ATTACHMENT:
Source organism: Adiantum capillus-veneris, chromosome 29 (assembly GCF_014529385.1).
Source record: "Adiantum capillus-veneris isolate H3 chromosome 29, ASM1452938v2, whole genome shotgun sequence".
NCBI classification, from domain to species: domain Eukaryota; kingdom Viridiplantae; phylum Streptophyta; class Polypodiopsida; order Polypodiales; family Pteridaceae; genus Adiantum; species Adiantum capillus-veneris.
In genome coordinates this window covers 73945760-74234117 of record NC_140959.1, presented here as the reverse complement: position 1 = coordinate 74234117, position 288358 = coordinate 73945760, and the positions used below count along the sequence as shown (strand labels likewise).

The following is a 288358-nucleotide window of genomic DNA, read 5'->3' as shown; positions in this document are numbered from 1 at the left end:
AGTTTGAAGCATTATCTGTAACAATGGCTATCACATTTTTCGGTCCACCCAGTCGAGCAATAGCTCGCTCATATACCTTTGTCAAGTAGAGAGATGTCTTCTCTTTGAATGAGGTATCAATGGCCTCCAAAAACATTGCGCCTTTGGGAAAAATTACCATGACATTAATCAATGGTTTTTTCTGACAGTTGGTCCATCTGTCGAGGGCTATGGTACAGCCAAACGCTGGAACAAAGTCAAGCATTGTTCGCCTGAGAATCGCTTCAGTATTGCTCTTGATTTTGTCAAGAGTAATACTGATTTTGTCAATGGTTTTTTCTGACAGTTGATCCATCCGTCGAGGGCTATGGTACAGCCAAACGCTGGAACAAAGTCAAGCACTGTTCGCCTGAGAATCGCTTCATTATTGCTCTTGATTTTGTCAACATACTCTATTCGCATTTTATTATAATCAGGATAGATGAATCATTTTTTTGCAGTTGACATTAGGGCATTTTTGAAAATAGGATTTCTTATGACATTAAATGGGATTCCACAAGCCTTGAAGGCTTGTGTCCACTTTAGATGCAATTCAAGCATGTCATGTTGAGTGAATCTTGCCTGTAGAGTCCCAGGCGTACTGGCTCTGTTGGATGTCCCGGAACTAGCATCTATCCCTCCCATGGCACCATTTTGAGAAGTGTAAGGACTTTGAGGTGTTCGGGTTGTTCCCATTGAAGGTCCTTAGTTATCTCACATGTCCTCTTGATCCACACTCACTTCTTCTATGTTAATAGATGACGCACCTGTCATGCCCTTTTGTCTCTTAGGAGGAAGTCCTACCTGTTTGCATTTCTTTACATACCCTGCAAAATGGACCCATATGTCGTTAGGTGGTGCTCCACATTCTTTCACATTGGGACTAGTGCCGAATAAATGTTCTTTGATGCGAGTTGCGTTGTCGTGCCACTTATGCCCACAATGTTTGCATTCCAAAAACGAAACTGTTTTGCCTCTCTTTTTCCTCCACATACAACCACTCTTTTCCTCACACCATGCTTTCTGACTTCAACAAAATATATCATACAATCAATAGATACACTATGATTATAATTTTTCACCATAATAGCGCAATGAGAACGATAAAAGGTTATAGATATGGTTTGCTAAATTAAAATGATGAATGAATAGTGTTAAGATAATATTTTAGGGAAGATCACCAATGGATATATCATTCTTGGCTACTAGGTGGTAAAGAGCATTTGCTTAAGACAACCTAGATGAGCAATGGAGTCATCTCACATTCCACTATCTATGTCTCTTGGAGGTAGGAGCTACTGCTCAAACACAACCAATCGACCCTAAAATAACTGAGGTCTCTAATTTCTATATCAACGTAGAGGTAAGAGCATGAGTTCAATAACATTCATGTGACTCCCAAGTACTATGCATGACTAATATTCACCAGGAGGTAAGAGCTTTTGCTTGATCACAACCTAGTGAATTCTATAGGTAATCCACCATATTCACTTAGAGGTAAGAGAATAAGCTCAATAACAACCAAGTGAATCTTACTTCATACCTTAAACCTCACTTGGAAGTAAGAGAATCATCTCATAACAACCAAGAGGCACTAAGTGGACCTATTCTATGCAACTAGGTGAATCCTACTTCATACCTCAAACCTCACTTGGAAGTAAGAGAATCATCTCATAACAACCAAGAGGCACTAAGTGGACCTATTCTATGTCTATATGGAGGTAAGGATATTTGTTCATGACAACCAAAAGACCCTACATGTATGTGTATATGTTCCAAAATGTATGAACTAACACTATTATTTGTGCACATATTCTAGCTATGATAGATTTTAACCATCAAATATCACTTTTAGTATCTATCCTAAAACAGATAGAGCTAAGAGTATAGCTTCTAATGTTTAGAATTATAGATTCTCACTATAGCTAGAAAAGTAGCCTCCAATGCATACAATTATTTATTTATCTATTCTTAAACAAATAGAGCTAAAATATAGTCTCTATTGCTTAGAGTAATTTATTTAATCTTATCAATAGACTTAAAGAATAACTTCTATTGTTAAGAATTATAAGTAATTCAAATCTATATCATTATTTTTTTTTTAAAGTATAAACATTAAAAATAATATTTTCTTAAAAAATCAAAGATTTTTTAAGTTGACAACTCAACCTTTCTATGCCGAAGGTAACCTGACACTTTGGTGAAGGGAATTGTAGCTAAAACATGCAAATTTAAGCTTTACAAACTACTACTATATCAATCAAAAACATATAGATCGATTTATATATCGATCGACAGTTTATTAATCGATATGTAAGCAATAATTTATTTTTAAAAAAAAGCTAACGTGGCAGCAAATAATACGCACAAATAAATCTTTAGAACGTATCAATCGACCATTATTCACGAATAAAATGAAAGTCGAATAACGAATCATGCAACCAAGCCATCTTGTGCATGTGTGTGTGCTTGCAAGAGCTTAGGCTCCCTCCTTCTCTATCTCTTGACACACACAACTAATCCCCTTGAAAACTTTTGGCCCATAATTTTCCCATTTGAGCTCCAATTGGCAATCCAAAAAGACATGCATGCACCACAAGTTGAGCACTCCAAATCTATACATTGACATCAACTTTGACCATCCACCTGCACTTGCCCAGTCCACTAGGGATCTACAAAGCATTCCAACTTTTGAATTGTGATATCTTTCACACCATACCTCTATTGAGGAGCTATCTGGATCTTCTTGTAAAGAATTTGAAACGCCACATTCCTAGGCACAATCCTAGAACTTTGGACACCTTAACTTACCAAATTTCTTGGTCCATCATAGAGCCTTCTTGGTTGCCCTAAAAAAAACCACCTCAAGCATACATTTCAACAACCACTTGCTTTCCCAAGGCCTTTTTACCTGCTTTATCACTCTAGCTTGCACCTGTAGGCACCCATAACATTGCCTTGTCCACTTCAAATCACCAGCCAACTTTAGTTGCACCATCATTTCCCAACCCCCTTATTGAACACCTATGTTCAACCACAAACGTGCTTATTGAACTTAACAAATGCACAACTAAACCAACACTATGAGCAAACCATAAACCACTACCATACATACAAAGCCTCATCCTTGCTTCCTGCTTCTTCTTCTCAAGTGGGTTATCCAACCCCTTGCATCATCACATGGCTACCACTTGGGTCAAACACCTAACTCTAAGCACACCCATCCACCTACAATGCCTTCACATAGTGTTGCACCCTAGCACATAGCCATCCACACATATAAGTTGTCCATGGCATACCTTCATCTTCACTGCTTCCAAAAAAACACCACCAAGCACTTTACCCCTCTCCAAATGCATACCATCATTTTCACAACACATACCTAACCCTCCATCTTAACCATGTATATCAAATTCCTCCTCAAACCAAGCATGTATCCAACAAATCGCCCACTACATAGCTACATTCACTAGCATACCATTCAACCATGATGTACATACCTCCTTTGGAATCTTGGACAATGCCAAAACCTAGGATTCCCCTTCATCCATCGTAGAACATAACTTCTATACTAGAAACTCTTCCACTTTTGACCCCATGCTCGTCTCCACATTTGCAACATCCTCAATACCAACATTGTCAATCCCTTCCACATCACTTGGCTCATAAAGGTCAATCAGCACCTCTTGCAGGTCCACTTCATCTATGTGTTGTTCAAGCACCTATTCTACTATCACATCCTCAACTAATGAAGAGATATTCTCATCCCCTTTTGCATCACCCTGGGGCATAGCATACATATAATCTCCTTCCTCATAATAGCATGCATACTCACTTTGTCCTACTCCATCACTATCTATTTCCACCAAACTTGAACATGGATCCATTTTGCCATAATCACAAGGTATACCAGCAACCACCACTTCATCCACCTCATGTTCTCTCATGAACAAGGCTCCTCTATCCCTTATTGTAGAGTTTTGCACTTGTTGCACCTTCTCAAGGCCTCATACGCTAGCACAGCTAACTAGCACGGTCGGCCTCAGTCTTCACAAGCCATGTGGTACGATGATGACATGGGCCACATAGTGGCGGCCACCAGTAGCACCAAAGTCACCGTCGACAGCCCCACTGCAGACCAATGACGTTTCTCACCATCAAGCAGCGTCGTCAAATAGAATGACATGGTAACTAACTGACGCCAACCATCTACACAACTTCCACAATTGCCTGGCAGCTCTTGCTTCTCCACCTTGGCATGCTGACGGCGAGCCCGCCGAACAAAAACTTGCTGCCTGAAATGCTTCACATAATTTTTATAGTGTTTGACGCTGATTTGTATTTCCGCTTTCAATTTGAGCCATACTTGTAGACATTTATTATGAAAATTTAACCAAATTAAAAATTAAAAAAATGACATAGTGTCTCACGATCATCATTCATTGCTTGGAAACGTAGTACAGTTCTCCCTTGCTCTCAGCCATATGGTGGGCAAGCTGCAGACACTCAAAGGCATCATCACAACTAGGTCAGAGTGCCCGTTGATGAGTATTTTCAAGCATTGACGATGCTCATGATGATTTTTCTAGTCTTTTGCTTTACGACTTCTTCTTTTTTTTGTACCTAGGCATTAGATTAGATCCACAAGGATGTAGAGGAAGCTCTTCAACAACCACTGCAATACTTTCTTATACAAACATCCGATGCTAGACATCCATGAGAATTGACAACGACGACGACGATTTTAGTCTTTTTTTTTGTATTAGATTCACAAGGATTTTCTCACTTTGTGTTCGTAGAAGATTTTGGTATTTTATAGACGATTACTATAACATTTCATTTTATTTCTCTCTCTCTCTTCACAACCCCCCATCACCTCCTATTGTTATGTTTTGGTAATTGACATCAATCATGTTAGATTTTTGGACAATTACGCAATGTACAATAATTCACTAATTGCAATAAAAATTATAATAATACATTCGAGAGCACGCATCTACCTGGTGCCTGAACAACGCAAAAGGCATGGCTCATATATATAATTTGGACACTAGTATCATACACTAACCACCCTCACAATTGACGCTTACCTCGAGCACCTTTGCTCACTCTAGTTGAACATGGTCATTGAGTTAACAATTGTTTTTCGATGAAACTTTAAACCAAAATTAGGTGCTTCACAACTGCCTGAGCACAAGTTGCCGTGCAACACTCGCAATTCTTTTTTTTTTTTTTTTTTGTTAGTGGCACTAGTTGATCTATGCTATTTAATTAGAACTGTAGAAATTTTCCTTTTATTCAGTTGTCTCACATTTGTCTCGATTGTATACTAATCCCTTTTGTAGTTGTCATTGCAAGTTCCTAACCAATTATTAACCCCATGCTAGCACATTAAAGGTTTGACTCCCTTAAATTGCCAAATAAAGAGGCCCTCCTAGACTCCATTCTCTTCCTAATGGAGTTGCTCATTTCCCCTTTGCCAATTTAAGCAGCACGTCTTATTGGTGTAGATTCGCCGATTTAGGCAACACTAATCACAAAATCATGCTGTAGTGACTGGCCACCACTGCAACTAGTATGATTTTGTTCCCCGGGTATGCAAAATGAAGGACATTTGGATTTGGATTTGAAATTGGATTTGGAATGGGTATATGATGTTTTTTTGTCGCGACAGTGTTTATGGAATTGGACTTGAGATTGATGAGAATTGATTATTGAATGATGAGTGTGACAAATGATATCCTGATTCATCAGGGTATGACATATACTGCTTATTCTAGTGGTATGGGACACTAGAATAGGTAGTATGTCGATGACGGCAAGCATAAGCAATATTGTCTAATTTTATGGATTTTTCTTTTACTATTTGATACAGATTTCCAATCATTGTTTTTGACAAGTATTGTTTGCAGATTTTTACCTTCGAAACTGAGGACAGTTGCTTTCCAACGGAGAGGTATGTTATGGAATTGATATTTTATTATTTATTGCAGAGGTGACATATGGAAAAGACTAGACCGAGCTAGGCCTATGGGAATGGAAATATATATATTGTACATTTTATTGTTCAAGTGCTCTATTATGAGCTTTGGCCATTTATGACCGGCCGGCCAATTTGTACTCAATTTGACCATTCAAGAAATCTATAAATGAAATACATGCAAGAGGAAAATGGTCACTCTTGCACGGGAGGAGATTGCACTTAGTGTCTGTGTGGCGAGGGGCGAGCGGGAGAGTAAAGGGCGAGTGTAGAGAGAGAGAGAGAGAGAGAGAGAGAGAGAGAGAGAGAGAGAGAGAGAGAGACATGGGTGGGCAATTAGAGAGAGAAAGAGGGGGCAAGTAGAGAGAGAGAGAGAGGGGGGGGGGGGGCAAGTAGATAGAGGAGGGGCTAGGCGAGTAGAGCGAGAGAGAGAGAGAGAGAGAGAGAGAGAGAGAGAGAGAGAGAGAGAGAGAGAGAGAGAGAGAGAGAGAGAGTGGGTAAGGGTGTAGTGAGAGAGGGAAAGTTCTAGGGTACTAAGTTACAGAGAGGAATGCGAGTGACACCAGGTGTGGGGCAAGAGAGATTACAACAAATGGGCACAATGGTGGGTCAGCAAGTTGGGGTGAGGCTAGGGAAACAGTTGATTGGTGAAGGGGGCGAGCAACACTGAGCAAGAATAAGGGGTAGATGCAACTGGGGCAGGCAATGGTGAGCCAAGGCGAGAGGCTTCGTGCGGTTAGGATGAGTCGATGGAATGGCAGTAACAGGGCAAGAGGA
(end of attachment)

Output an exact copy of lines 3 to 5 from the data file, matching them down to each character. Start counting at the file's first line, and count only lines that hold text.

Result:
NCBI classification, from domain to species: domain Eukaryota; kingdom Viridiplantae; phylum Streptophyta; class Polypodiopsida; order Polypodiales; family Pteridaceae; genus Adiantum; species Adiantum capillus-veneris.
In genome coordinates this window covers 73945760-74234117 of record NC_140959.1, presented here as the reverse complement: position 1 = coordinate 74234117, position 288358 = coordinate 73945760, and the positions used below count along the sequence as shown (strand labels likewise).

The following is a 288358-nucleotide window of genomic DNA, read 5'->3' as shown; positions in this document are numbered from 1 at the left end: